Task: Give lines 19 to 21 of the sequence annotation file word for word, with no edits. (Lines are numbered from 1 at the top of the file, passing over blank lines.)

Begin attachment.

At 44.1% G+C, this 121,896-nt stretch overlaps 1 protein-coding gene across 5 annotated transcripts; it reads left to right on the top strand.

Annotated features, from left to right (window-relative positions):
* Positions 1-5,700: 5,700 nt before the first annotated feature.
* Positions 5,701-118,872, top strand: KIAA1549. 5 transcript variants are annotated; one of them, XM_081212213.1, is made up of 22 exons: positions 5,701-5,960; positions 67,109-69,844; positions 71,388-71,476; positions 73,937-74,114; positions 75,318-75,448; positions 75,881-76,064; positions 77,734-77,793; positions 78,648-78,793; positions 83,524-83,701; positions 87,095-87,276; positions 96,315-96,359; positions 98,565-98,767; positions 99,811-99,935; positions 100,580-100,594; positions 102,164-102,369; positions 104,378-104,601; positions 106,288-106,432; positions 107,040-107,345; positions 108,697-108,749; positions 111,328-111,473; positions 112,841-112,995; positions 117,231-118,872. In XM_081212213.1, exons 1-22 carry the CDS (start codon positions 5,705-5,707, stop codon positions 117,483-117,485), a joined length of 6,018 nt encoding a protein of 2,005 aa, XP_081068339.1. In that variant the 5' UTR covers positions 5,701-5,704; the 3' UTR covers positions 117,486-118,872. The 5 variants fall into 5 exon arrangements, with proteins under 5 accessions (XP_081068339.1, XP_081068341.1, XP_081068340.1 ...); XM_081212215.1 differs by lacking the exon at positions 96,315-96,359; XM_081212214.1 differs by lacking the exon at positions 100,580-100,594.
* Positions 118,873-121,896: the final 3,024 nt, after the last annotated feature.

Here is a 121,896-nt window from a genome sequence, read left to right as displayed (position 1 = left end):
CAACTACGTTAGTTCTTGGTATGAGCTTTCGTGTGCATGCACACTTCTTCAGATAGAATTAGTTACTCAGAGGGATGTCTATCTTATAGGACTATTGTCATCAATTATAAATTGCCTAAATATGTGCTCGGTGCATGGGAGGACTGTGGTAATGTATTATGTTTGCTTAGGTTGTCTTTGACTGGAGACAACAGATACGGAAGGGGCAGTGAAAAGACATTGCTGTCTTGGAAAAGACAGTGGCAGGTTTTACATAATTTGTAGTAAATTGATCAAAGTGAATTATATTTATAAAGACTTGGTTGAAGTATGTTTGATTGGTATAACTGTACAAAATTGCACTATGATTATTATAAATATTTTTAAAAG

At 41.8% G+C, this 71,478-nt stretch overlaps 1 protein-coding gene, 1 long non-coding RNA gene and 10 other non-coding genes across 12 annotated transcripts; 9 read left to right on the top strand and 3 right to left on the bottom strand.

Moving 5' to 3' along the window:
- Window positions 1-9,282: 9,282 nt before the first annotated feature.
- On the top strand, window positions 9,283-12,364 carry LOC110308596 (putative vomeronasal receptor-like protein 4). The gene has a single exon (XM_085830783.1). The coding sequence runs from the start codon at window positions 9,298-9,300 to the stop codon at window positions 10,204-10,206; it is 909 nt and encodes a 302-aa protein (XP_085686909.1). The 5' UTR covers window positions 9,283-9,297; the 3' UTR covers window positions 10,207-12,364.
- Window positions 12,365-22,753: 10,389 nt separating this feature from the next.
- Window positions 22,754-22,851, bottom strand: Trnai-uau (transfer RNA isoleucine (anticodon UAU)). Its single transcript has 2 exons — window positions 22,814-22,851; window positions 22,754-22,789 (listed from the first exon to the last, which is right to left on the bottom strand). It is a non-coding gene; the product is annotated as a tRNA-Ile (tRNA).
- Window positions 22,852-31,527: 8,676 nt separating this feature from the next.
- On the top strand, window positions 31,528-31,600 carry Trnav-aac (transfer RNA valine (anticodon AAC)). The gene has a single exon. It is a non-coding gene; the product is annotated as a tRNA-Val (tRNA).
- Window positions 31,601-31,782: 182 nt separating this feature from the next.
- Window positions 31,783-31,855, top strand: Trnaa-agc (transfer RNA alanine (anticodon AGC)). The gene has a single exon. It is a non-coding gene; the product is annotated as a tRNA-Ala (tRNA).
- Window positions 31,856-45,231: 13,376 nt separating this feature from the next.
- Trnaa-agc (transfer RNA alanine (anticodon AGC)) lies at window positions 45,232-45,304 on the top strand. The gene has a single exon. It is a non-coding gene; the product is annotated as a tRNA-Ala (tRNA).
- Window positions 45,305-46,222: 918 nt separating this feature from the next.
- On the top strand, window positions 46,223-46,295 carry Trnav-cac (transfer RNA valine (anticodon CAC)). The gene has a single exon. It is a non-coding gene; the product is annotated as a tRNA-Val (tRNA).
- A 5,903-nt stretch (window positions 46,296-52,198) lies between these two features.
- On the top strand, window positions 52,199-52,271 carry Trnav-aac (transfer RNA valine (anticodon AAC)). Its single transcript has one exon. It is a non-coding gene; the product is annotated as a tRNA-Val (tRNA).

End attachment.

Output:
- Trnaa-agc (transfer RNA alanine (anticodon AGC)) lies at window positions 45,232-45,304 on the top strand. The gene has a single exon. It is a non-coding gene; the product is annotated as a tRNA-Ala (tRNA).
- Window positions 45,305-46,222: 918 nt separating this feature from the next.
- On the top strand, window positions 46,223-46,295 carry Trnav-cac (transfer RNA valine (anticodon CAC)). The gene has a single exon. It is a non-coding gene; the product is annotated as a tRNA-Val (tRNA).